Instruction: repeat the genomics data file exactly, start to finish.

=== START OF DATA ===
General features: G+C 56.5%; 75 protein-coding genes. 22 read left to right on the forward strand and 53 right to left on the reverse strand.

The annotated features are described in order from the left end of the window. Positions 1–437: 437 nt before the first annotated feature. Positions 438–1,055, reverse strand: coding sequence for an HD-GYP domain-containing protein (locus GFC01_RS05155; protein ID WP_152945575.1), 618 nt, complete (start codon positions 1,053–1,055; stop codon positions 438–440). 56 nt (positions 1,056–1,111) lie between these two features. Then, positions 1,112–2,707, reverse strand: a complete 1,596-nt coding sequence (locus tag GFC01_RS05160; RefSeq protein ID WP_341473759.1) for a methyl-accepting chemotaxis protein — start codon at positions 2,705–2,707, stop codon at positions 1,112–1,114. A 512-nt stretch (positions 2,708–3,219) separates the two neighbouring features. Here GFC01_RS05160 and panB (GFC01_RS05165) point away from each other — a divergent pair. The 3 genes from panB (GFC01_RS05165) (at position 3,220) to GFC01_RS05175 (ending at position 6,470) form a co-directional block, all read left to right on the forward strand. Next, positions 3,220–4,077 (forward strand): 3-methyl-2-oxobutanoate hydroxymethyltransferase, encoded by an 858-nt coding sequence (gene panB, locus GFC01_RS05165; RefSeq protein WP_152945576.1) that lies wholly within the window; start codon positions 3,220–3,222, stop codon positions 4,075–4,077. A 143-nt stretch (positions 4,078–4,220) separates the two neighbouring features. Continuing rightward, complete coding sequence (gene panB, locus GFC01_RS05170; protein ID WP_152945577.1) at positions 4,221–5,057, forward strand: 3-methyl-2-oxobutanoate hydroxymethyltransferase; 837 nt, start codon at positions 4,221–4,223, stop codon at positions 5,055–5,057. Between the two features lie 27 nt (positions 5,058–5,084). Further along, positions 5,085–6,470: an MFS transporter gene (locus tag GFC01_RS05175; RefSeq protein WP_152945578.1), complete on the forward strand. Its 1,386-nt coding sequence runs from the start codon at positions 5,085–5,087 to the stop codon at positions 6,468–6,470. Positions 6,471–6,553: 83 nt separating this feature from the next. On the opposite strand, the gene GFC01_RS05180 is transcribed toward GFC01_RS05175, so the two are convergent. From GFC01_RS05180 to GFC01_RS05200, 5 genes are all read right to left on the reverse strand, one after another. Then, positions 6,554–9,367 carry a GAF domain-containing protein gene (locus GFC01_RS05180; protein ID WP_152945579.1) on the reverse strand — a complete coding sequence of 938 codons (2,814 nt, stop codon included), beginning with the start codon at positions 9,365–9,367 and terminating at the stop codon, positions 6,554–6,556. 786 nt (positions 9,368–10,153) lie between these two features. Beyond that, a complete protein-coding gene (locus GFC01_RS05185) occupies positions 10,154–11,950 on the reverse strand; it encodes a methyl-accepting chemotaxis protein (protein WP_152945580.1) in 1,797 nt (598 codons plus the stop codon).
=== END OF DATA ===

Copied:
General features: G+C 56.5%; 75 protein-coding genes. 22 read left to right on the forward strand and 53 right to left on the reverse strand.

The annotated features are described in order from the left end of the window. Positions 1–437: 437 nt before the first annotated feature. Positions 438–1,055, reverse strand: coding sequence for an HD-GYP domain-containing protein (locus GFC01_RS05155; protein ID WP_152945575.1), 618 nt, complete (start codon positions 1,053–1,055; stop codon positions 438–440). 56 nt (positions 1,056–1,111) lie between these two features. Then, positions 1,112–2,707, reverse strand: a complete 1,596-nt coding sequence (locus tag GFC01_RS05160; RefSeq protein ID WP_341473759.1) for a methyl-accepting chemotaxis protein — start codon at positions 2,705–2,707, stop codon at positions 1,112–1,114. A 512-nt stretch (positions 2,708–3,219) separates the two neighbouring features. Here GFC01_RS05160 and panB (GFC01_RS05165) point away from each other — a divergent pair. The 3 genes from panB (GFC01_RS05165) (at position 3,220) to GFC01_RS05175 (ending at position 6,470) form a co-directional block, all read left to right on the forward strand. Next, positions 3,220–4,077 (forward strand): 3-methyl-2-oxobutanoate hydroxymethyltransferase, encoded by an 858-nt coding sequence (gene panB, locus GFC01_RS05165; RefSeq protein WP_152945576.1) that lies wholly within the window; start codon positions 3,220–3,222, stop codon positions 4,075–4,077. A 143-nt stretch (positions 4,078–4,220) separates the two neighbouring features. Continuing rightward, complete coding sequence (gene panB, locus GFC01_RS05170; protein ID WP_152945577.1) at positions 4,221–5,057, forward strand: 3-methyl-2-oxobutanoate hydroxymethyltransferase; 837 nt, start codon at positions 4,221–4,223, stop codon at positions 5,055–5,057. Between the two features lie 27 nt (positions 5,058–5,084). Further along, positions 5,085–6,470: an MFS transporter gene (locus tag GFC01_RS05175; RefSeq protein WP_152945578.1), complete on the forward strand. Its 1,386-nt coding sequence runs from the start codon at positions 5,085–5,087 to the stop codon at positions 6,468–6,470. Positions 6,471–6,553: 83 nt separating this feature from the next. On the opposite strand, the gene GFC01_RS05180 is transcribed toward GFC01_RS05175, so the two are convergent. From GFC01_RS05180 to GFC01_RS05200, 5 genes are all read right to left on the reverse strand, one after another. Then, positions 6,554–9,367 carry a GAF domain-containing protein gene (locus GFC01_RS05180; protein ID WP_152945579.1) on the reverse strand — a complete coding sequence of 938 codons (2,814 nt, stop codon included), beginning with the start codon at positions 9,365–9,367 and terminating at the stop codon, positions 6,554–6,556. 786 nt (positions 9,368–10,153) lie between these two features. Beyond that, a complete protein-coding gene (locus GFC01_RS05185) occupies positions 10,154–11,950 on the reverse strand; it encodes a methyl-accepting chemotaxis protein (protein WP_152945580.1) in 1,797 nt (598 codons plus the stop codon).